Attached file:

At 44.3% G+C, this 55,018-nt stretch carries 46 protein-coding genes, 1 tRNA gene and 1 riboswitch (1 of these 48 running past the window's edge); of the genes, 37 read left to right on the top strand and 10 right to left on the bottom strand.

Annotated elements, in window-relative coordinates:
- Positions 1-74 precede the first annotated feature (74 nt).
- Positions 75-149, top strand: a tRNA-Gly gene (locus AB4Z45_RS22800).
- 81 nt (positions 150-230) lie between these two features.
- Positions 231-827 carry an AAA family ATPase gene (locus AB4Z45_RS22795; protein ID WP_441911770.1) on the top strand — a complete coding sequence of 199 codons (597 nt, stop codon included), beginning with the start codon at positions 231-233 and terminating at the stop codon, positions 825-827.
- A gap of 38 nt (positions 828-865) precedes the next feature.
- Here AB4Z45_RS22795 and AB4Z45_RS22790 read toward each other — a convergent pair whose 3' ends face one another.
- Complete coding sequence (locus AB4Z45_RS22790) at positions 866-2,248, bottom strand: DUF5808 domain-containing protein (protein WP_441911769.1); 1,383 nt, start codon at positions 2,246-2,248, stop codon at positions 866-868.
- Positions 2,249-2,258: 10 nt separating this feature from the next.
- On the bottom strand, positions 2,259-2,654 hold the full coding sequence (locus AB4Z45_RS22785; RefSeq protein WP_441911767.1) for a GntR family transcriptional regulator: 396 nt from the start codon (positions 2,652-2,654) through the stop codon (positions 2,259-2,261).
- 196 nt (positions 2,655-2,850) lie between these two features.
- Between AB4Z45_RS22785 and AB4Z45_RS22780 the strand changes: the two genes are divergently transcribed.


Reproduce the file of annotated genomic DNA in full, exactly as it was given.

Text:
At 44.3% G+C, this 55,018-nt stretch carries 46 protein-coding genes, 1 tRNA gene and 1 riboswitch (1 of these 48 running past the window's edge); of the genes, 37 read left to right on the top strand and 10 right to left on the bottom strand.

Annotated elements, in window-relative coordinates:
- Positions 1-74 precede the first annotated feature (74 nt).
- Positions 75-149, top strand: a tRNA-Gly gene (locus AB4Z45_RS22800).
- 81 nt (positions 150-230) lie between these two features.
- Positions 231-827 carry an AAA family ATPase gene (locus AB4Z45_RS22795; protein ID WP_441911770.1) on the top strand — a complete coding sequence of 199 codons (597 nt, stop codon included), beginning with the start codon at positions 231-233 and terminating at the stop codon, positions 825-827.
- A gap of 38 nt (positions 828-865) precedes the next feature.
- Here AB4Z45_RS22795 and AB4Z45_RS22790 read toward each other — a convergent pair whose 3' ends face one another.
- Complete coding sequence (locus AB4Z45_RS22790) at positions 866-2,248, bottom strand: DUF5808 domain-containing protein (protein WP_441911769.1); 1,383 nt, start codon at positions 2,246-2,248, stop codon at positions 866-868.
- Positions 2,249-2,258: 10 nt separating this feature from the next.
- On the bottom strand, positions 2,259-2,654 hold the full coding sequence (locus AB4Z45_RS22785; RefSeq protein WP_441911767.1) for a GntR family transcriptional regulator: 396 nt from the start codon (positions 2,652-2,654) through the stop codon (positions 2,259-2,261).
- 196 nt (positions 2,655-2,850) lie between these two features.
- Between AB4Z45_RS22785 and AB4Z45_RS22780 the strand changes: the two genes are divergently transcribed.